Some topics we have been scrutinising during the last few years offer further entry points from which to reach a clearer understanding of the collaborative culture of naturalists worldwide in the long 18th century: in particular, the investigation of the role of botanical networks and of economic societies in the discussion and dissemination of natural knowledge. Looking at different types of sources, such as letters, plant lists and printed botanical works by different actors (naturalists, but also state officials, merchants, and priests), we have been examining the ways in which books, plants, and seeds circulated from one continent to another, between big cities, capitals, small towns and more isolated places, for example in mountain regions. From these sources we understand that the geography of knowledge was relative and complex indeed. It encompassed hub cities – which housed universities and a plethora of other lieux de savoir and were directly connected to Atlantic ports –, peripheral towns and villages on a global scale and the problem of acceptance of other (i.e. non-European) forms of knowledge (see Stefanie Gänger’s contribution in this volume).16 In that respect, we have to consider the existence of different levels in the relationship between centres of knowledge production and so-called “peripheries.” The exchange of Alpine plants, for example, and the special therapeutic qualities credited to Alpine air, milk and plants shows that there was something exceptional about these supposedly barren regions in Europe. Their exceptionality, combined with the limited knowledge of their “wild” nature, turns them into a sort of intra-European counterpart to non-European exoticism, as well as other peripheral regions (for more on this, see Meike Knittel’s, Simona Boscani Leoni’s, Barbara Orland’s and Stefanie Gänger’s articles in this volume).17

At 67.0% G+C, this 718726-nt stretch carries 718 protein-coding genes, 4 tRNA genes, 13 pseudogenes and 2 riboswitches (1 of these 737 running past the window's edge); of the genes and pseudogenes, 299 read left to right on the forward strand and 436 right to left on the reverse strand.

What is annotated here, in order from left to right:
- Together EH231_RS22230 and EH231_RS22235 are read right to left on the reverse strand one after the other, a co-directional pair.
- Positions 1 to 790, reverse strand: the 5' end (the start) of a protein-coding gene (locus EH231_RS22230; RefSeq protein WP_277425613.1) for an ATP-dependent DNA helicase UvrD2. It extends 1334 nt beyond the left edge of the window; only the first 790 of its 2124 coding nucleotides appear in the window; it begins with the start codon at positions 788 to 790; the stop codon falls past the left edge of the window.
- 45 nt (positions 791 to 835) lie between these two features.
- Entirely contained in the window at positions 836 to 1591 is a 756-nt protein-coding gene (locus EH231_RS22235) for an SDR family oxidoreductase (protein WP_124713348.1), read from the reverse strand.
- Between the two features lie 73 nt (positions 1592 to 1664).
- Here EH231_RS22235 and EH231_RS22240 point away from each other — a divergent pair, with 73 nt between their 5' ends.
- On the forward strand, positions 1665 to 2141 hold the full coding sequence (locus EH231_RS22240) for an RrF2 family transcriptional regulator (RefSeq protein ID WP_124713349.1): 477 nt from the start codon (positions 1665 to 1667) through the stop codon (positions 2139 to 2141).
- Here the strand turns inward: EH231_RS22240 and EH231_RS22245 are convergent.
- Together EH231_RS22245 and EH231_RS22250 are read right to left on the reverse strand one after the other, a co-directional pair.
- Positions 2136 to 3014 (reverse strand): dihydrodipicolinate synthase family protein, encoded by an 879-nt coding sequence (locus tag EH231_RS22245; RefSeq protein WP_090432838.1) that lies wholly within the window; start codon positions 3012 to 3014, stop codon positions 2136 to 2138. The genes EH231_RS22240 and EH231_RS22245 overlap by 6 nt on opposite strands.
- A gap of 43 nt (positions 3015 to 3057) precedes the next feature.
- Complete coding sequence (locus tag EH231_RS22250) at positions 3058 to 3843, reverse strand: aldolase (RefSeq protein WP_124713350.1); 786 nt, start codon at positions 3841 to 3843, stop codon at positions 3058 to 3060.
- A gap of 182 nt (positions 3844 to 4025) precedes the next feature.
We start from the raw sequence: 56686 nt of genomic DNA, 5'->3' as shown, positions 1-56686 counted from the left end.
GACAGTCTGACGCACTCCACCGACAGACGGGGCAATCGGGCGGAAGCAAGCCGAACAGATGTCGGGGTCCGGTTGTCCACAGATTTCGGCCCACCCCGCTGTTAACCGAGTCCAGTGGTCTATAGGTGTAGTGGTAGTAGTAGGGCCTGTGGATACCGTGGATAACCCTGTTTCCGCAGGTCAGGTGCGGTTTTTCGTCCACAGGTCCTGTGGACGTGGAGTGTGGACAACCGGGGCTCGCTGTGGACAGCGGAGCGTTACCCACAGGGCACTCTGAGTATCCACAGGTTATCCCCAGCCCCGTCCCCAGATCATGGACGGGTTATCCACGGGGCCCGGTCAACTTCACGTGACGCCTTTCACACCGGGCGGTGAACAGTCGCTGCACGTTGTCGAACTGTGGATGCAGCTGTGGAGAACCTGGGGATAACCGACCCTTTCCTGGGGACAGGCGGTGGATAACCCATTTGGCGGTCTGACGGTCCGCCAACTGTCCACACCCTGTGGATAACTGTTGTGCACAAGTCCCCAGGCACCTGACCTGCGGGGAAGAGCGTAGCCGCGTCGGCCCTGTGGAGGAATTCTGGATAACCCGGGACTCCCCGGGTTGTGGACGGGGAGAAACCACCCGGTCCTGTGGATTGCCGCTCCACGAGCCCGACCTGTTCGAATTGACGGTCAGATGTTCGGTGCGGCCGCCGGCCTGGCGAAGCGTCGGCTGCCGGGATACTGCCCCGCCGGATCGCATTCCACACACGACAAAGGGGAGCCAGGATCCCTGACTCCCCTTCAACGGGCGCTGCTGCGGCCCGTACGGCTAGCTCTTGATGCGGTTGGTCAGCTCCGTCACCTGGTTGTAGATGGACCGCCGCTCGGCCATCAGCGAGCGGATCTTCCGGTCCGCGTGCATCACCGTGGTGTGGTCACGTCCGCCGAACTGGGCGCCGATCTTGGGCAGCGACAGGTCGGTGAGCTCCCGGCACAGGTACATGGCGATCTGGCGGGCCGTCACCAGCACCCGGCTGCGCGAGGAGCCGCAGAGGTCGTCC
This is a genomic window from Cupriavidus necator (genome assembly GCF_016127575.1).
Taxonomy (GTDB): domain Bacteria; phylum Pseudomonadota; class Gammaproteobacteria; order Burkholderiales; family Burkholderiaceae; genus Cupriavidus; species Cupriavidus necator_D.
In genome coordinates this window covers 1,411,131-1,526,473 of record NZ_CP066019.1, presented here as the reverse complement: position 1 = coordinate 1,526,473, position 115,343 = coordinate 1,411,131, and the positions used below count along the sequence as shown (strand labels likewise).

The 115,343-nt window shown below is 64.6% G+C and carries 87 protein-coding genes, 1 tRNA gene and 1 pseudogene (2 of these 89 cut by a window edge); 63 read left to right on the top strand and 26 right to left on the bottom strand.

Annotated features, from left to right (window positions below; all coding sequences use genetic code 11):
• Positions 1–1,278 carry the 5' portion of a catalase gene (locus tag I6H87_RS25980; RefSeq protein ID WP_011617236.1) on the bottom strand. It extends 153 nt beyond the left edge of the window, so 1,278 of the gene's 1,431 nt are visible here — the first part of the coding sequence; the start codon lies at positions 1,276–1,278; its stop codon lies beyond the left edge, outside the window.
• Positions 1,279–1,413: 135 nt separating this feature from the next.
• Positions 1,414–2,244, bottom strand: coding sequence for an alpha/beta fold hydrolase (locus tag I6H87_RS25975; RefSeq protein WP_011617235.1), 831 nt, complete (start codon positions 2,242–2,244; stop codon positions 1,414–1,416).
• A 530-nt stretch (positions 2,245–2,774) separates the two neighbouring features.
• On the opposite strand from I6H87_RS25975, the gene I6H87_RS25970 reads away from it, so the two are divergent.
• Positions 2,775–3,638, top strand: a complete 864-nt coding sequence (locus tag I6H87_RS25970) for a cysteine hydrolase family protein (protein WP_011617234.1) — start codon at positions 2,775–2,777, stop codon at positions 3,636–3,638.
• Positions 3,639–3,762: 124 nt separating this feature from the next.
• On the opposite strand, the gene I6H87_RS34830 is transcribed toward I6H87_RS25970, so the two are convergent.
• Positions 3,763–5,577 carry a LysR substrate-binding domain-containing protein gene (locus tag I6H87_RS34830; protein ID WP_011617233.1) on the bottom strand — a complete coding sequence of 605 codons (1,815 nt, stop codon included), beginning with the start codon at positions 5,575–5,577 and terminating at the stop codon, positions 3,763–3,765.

Regarding the development of botanical and agronomic studies during the 18th century, it is worth mentioning the rise of economic-patriotic societies, which conducted surveys on territories (Sarah Baumgartner, Martin Stuber).18 These institutions were very important local actors in the process of mapping territories: they were interested in conducting the most precise surveys possible of the agricultural, economic and human resources of a region, trying – somewhat paternalistically – to involve peasants in the process of “optimisation” of agriculture.19 In this context, too, the reception and circulation of knowledge must be considered as an active process, strongly dependent on the particular circumstances and on the interests of the actors involved.20 Measuring territories cartographically and cataloguing the flora, fauna, and minerals of an area also influenced (and still does) the perception of the different regions; in other words, such undertakings are an important component of “making landscapes.”21